Thank you for your advise and experience in using both ties and connectors. Honestly I wish I had more room for my pigs so that I could build them a much more grand house. lol My best friend is an architect. I should ask him to help me build the Taj Mahal of pig cages! lol
 
Has anyone ever used a type of screen door screen in front of the cubes? I had contemplated using that so that they could get more ventilation.

To get more ventilation? Using the cubes alone will give the pigs plenty of ventilation. Aside from that, an open-top cage leaves plenty of open space for air. Am I understanding your question correctly? I would think a screen in front of the cubes would provide less ventilation as the squares are much smaller.

Also, what do you guys prefer...connectors or zip ties to get the cage together?

I like connectors for the cage itself. They provide a very sturdy structure and it's easier to get the coroplast back into the frame of the cage when putting on or taking off the fleece when it has connectors.

I like zip ties better for the introduction pen or for the pen the pigs go into when Im cleaning cages. They are easy to fold up and store.
 
I plan on stacking my cages in a similar manner as "skinnypigs1" from youtube. Basically I plan for the ground floor to be 2'x5', then a stacked layer (without piggies) above that and at the top it will be another 2'x5'. Do you think that the connectors on the bottom would provide a more stable base versus zip ties? I apologze for the constant questions, but I really want to get this right and I am a perfectionist to the core.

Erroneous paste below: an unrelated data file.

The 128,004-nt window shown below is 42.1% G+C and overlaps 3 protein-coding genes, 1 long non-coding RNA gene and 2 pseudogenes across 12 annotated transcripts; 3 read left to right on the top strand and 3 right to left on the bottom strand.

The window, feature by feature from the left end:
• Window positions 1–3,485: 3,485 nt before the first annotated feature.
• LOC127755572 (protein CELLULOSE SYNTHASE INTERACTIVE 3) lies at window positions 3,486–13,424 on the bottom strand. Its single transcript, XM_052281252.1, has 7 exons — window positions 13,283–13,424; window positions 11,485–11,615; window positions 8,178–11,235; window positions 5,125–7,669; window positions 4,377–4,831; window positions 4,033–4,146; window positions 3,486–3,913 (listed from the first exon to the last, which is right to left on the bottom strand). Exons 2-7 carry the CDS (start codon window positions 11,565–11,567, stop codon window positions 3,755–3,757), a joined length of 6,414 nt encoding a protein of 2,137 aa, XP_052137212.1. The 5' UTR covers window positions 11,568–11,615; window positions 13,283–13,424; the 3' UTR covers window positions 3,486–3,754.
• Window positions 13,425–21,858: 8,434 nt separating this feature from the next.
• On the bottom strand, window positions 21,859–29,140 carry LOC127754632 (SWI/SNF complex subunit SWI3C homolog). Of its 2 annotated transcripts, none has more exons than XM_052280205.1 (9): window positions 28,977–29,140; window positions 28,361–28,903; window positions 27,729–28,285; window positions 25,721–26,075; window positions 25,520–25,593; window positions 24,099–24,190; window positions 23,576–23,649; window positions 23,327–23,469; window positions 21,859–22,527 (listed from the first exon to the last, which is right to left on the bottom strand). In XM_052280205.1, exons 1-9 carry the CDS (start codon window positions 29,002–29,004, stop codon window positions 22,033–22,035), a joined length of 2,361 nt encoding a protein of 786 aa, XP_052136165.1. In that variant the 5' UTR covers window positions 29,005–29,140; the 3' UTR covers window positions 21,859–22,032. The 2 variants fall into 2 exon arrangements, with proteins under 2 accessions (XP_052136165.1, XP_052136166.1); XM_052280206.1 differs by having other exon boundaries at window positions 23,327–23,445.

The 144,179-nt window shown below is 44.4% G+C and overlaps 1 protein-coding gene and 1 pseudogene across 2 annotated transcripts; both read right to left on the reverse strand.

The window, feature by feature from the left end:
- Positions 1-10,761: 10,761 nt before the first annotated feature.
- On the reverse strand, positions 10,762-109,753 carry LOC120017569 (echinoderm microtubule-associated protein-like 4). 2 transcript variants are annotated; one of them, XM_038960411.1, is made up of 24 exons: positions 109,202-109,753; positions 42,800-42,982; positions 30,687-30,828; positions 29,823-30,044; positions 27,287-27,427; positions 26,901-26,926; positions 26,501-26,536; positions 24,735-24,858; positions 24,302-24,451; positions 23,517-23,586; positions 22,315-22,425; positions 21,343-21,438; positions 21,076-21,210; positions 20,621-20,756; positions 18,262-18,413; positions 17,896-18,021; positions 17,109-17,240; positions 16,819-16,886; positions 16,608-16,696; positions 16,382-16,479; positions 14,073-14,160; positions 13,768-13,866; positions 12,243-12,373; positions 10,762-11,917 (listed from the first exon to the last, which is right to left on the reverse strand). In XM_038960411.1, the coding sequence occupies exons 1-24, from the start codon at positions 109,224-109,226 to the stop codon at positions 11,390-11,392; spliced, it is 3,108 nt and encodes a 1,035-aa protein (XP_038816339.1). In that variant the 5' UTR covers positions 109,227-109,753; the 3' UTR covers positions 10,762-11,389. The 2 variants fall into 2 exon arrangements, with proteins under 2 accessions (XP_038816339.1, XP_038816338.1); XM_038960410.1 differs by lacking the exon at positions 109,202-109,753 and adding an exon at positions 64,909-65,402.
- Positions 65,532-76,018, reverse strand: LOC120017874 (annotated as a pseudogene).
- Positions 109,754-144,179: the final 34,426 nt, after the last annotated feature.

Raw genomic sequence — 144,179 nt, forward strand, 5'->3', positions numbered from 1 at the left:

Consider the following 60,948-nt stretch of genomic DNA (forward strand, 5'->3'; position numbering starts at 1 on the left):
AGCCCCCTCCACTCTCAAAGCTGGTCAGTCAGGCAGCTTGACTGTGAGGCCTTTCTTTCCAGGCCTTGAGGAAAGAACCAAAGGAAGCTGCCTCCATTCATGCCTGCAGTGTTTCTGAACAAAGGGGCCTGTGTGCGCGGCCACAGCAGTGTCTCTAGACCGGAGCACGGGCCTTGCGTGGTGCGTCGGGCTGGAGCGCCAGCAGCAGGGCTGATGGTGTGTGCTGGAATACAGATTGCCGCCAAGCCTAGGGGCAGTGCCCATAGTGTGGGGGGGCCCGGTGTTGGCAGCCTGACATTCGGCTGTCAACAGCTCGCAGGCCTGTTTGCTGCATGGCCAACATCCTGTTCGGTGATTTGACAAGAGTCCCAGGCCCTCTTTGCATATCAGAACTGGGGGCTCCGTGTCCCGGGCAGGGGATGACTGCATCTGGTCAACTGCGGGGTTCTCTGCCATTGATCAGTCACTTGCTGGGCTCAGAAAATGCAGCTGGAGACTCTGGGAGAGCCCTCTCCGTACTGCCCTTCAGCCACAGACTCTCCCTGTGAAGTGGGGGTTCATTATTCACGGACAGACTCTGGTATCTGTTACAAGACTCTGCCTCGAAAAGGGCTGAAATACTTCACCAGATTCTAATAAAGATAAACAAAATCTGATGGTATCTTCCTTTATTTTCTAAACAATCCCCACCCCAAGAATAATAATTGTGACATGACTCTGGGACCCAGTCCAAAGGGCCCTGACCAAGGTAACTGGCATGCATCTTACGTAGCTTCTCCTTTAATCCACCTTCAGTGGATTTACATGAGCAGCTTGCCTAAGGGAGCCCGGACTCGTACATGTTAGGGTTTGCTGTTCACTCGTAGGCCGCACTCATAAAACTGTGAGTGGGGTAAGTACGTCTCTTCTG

Grids are 14 inches. To make a 2x5 foot cage, you'll have to overlap or cut the grids. I hope you meant a 2x5 grids, which is 28 x 70 inches.
If you're copying skinnypigs's cages, she uses connectors and zip ties.
[GuineaPigCages.com] Grid "hole" size safety

You can see more of her cages here:
skinnypigs Gallery - Guinea Pig Cage Photos
 
To get more ventilation? Using the cubes alone will give the pigs plenty of ventilation. Aside from that, an open-top cage leaves plenty of open space for air. Am I understanding your question correctly? I would think a screen in front of the cubes would provide less ventilation as the squares are much smaller.

I think the OP means more ventilation as opposed to putting coroplast or cardboard up the sides.

I like to use connectors and zipties. I know that the connectors can be a pain when putting it together (I just finished making my most recent cage) but they provide so much rigidity and stability. The zipties are then great to reinforce the connectors. As well as providing insurance for if a connector does snap off, they also make it less likely that a connector will snap off, as the grids are less likely to move.

I also thought I'd add my 2c re: the kind of design that you're wanting to build. First I'll say that many people have designs like that and love them and don't find a problem with them. They're a great way to use limited floor space by building up instead of taking up more floor space. My personal experience, though, was not so great. First, I found that it was very difficult to do things in the top cage, particularly reaching piggies to pick them up. This would be less of a problem if you're taller than me - I'm around 5'3"/5'4". Secondly, I found it difficult to get into the bottom cage to clean. You sort of have to kneel in front of it and stick your head in to get a proper reach. This was just my experience, though. As I said, many people have this sort of design and are happy with it. Also, no design is perfect, and I have problems with my current design too! Maybe I'm just hard to please :). Also, one of the great things about C&C cages is that if you don't like what you built/get sick of it, you can always take it apart and start over!
 
Thank you for your advise and experience in using both ties and connectors. Honestly I wish I had more room for my pigs so that I could build them a much more grand house. lol My best friend is an architect. I should ask him to help me build the Taj Mahal of pig cages! lol

I use the connectors and lots of zip ties.. My cage is very sturdy! The best tool to help get your connectors in place are a pair of pliers.. Saves your hands :)